This is because my aunt, Hilda Delany (1916-1956) from Culmullen was one of the Irish trapped in France, when the German Army  quickly over ran, and occupied the country in the summer of 1940.

Hilda had joined the Bon Sauveur Order of nuns in 1938 and was sent to France for training.

She spent the entire war in France, only returning to her convent in Holyhead in Wales in September 1945.

She died when I was only 9 years of age, so I did not get to know her well, although I do remember my mother bringing me to visit her in Holyhead on the Mail Boat. Conditions seem to have been very difficult in occupied France and food was scarce, and these privations may have contributed to her death at such an early age.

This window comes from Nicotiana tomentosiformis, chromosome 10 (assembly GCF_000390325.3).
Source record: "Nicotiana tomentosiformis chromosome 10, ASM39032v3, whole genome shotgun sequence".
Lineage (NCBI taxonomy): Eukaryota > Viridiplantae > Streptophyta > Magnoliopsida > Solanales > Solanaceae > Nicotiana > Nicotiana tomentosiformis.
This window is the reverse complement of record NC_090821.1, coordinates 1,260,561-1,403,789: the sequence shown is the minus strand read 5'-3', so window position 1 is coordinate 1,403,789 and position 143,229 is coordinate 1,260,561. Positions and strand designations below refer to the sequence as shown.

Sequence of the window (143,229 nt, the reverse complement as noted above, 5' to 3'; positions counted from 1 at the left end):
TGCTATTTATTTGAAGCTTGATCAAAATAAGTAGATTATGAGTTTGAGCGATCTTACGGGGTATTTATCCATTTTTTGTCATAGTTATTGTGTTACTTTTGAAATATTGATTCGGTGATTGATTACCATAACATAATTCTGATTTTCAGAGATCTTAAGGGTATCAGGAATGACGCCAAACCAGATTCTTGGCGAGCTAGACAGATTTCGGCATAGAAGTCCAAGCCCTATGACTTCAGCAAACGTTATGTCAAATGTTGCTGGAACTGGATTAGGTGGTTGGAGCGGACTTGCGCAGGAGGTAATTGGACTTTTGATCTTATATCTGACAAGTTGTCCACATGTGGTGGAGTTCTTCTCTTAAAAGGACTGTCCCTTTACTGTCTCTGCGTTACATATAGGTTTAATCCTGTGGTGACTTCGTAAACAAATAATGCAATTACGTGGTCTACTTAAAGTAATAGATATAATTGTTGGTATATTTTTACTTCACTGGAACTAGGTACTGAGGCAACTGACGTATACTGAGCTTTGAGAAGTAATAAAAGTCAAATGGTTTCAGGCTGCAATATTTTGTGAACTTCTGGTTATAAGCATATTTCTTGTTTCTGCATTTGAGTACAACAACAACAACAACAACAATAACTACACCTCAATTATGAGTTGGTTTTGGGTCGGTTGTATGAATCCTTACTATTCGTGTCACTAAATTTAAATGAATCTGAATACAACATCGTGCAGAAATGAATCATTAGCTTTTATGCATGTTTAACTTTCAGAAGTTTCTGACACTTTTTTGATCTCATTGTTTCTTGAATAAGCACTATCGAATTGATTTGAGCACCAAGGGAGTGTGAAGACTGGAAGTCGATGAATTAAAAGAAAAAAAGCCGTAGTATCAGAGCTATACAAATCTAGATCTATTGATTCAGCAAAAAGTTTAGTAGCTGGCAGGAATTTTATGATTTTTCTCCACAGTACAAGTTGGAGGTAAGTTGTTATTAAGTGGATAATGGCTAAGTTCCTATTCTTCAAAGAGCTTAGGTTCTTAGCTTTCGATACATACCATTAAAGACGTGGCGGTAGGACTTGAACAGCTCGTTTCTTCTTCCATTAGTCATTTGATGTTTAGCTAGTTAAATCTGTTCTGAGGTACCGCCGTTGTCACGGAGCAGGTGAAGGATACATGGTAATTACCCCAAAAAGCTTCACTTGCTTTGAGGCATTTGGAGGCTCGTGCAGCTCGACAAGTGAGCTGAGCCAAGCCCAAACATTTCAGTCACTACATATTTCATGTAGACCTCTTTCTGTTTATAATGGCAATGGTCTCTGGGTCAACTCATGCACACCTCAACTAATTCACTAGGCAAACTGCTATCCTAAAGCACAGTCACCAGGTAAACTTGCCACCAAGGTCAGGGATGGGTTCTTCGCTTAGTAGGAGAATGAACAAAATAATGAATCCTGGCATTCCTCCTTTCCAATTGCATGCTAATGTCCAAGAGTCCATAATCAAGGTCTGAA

While my aunt is not mentioned in Isadore Ryan’s thoroughly researched book, there are many stories of other individual Irish individual people (including nuns), who found themselves trapped in France with minimal means of communication with, or receipt of support from, their families or communities back in Ireland.

The Irish Legation in Vichy France did its best to provide support but there were limits on what it could do. There were advantages in having a neutral Irish, rather than a British, passport at this time. The British passport holders were liable to be interned, whereas the Irish enjoyed some internal freedom of movement.

But the only way the Irish could get home to Ireland was by land to Spain and then by air or sea from Portugal to Britain. This was expensive, slow, and hazardous so very few attempted it.